Don’t mention the war: Nowlan Park battle was our own Little Big Horn

    Willie O’Really and his coach, Michael Comerford of Callan Boxing Club were in action at the Kilkenny, Laois, Carlow Championships in our city at the weekend.

    By Jimmy Rhatigan

    IT WILL go down as one of the great sporting battles of our time.

    It was not a classic, but an epic it most certainly was as two squads of unbelievably committed warriors put their bodies on the line.

    And, in recognition of its powerful and history-making qualities we reckon it is still worthy of front page coverage today, Wednesday, five days after the event, in a mad, mad world where news is stale in a matter of seconds.

    The Kilkenny, Wexford Walsh Cup Final at Nowlan Park was perhaps a rival for the Battle of the Little Big Horn, or Custer’s Last Stand in 1876, in which Leighlinbridge man, Colonel Myles Keogh lost his life.

    Colonel Keogh had Clara, Kilkenny connections and would probably have been eligible to wear parish and Kilkenny jerseys.

    Aptly, a son of Clara, one Lester Ryan, was in the thick of the action art the ‘Park on an afternoon that was hardly apt for a strawberries and cream party but certainly proved to be a winter wonderland for early year hurling.

    For courage and resilience, the Battle of Nowlan Park, perhaps the greatest South East Derby in hurling history, was spectacular.

    Powder keg failed to ignite in extra time

    Man behind the wire: Hurling supremo, Brian Cody after he was sent off on Saturday

    In a dour stand-off, finesse and subtlety were evident too but predominant were courage and loyalty as Braveheart-like gladiators who would have brought a smile to the face of Scotland’s William Wallace showed the kind of grit and nous that would have ensured their survival in the Coliseum of Rome.

    Yes, we are exaggerating a tad but surely that licence is allowed after a Walsh Cup confrontation that will certainly be recorded as the best final clash since the inception of the competition, will also be remembered for its history-making prowess.

    The Tom Walsh Cup is in memory of former Leinster Council chairman, Thomas or Tom Walsh and dates back to 1956.

    While the cup would always have been respected, it would certainly not be up there with the MacCarthy Cup, the prize for the blue riband of the small ball game.

    But Saturday’s war of attrition may have catapulted the series to new heights considering it heralded the birth of a free shoot-out to separate the teams after normal and extra time failed to prize apart two dogged squadrons.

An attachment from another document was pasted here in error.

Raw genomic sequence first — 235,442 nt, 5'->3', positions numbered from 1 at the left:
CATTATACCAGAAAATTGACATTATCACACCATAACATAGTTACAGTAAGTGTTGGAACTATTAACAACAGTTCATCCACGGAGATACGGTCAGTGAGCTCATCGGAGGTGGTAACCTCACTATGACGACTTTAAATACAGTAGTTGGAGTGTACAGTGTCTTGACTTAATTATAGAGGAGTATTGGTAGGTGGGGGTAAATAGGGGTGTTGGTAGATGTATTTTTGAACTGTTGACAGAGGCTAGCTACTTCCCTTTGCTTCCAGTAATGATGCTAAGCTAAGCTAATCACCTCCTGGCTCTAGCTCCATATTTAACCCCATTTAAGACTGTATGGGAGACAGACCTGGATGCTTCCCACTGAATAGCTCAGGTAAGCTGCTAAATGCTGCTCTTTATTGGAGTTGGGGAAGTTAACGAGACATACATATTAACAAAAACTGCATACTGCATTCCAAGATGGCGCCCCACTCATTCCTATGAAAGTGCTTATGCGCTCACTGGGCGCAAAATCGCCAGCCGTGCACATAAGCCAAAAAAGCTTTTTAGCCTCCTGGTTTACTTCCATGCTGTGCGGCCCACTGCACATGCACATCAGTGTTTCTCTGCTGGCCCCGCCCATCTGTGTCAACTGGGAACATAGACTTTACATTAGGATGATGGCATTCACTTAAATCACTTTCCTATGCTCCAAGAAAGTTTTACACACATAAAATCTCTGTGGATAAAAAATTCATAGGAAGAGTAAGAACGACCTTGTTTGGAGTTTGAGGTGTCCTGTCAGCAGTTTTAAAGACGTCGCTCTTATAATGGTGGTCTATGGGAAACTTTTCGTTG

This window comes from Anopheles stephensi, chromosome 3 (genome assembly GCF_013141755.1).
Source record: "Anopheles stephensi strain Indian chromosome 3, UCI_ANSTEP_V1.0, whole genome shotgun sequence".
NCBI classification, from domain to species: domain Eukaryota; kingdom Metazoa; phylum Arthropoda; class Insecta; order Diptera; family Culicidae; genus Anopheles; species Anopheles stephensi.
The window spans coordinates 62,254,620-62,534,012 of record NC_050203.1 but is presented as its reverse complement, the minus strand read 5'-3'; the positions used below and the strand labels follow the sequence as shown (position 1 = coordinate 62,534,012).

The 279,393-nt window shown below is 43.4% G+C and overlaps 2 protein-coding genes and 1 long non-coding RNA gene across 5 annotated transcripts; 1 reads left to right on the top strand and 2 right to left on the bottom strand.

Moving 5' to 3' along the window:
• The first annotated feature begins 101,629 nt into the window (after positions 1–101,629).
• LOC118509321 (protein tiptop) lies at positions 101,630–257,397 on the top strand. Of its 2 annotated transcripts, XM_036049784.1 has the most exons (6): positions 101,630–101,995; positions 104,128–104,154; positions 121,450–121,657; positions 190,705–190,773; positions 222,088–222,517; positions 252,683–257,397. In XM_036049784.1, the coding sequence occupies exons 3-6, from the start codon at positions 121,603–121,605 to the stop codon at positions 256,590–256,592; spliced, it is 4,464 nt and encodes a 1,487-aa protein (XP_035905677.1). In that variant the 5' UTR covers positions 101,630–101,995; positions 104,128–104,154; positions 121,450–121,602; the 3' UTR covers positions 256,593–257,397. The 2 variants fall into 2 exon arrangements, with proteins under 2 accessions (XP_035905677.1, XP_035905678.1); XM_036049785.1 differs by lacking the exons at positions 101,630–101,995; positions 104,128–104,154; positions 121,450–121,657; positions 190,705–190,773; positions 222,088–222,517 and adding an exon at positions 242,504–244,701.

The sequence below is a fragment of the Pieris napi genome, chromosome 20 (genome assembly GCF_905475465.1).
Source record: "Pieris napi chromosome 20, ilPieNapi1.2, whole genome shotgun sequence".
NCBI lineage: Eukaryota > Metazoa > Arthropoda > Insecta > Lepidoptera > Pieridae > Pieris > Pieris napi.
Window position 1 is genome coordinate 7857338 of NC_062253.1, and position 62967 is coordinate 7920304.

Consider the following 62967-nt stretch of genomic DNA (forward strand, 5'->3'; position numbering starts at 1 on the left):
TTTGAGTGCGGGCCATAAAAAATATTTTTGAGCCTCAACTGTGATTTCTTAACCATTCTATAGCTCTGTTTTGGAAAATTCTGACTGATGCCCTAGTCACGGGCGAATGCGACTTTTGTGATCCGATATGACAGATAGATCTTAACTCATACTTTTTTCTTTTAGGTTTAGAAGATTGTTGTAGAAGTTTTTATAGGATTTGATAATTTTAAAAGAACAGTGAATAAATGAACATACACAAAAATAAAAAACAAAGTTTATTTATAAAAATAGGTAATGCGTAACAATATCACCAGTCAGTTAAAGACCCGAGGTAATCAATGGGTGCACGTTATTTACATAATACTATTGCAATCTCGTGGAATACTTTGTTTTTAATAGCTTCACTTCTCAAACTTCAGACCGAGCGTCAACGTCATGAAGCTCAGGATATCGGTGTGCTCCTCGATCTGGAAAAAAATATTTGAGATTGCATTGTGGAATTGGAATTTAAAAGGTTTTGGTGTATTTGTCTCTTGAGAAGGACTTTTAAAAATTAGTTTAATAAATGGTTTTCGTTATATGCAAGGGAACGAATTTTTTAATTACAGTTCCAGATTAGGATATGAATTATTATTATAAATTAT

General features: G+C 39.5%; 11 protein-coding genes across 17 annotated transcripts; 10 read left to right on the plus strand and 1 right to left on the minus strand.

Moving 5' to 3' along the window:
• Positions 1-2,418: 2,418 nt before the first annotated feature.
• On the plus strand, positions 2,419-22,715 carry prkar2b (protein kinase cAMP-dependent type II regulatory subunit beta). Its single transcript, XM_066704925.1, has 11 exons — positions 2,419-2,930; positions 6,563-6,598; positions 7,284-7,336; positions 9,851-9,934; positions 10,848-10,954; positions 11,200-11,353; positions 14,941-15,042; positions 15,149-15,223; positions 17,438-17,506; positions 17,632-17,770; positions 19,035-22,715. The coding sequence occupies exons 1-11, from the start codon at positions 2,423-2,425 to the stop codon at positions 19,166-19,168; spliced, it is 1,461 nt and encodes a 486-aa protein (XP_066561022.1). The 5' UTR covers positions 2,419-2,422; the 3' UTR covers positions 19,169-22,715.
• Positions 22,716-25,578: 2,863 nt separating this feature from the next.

It also added a new dimension to the hurling family name of Walsh as former Kilkenny All-Ireland goalkeeper, Michael Walsh made his debut as a local radio commentator while his son, Dicksboro and Kilkenny Captain Fantastic, Ollie Walsh led our local troops into battle.

    Then of course we had Padraig and Walter Walsh who wear their hearts on their sleeves.

    The final signalled the arrival of the hurling year of 2018 as spectators piled into Nowlan Park for a clash that grabbed the imagination, perhaps because of the Davy Fitzgerald/Brian Cody factor but also because of the legendary battles in hurling history between the South East neighbours.

    The first half of the tie was terrific, the second was even better but, understandably, extra time faded like a damp squib, a powder keg that failed to ignite again after it had been exploding right through normal time.

    The extra 20 minutes following 70 pulsating minutes took their toll, cramps, aching limbs and inevitable early season tiredness which reduced the epilogue of a hurling drama to a slugging match in the final round of a heavyweight boxing contest.

    Both hurling finalists were willing but found it nigh impossible to deliver the knockout blow that would have earned silverware.

    Wexford followers did a Nowlan Park Jig

    Great home support for the Cats. Pic Donal Foley

    At the end of normal time it was 1-22 each. Wexford edged in front with a Paul Morris point, the only score of half one of extra time, giving Wexford the lead for the first time in a game in which they had trailed by as many as eight points.

    Alan Murphy squared it with the only point of the second period to make it 1-23 each.

    Conor McDonald made it 1-24 to 1-23 in favour of Wexford. In injury time it was Alan Murphy who came to Kilkenny’s rescue again, 1-24 each and into the shoot-out history books.

    It was hard to credit but after 90 minutes, drama was still unfolding at the rate of knots.

    Wexford missed two free shots from the 65 metre line and Kilkenny who had played with 14 following the sending off of Richie Reid, looked literally stooped to conquer as they proved most accurate from frees.

    Then it all went on pear shaped. Score grabbing hero, Alan Murphy hit wide after Lester Ryan had also missed.

    The tie was back in the melting pot.

    Mark Fanning scored for Wexford, sub John Walsh missed for Kilkenny and the big Wexford following did a Nowlan Park Jig.

    Fast forward to future quiz competitions in our city and county and the questions will be asked.

    What was different about the 2018 Walsh Cup Final? What father and son were involved as match radio commentator and team captain respectively?

    And, inevitably, name the manager that was sent off for protesting during the game.

    The name of the hugely respected Brian Cody will be whispered.

    Don’t mention the war may be the wry comment.

    Speaking of war it would be perhaps fair to say that Wexford won a major battle at the weekend.

    On that score, Kilkenny look well poised for MacCarthy Cup action which after all is the real war between hurling giants.

    And if the script for the remainder of the season is even half as good as the drama penned for Saturday’s crazy journey down the old bog road, then we are in for a rip roaring season.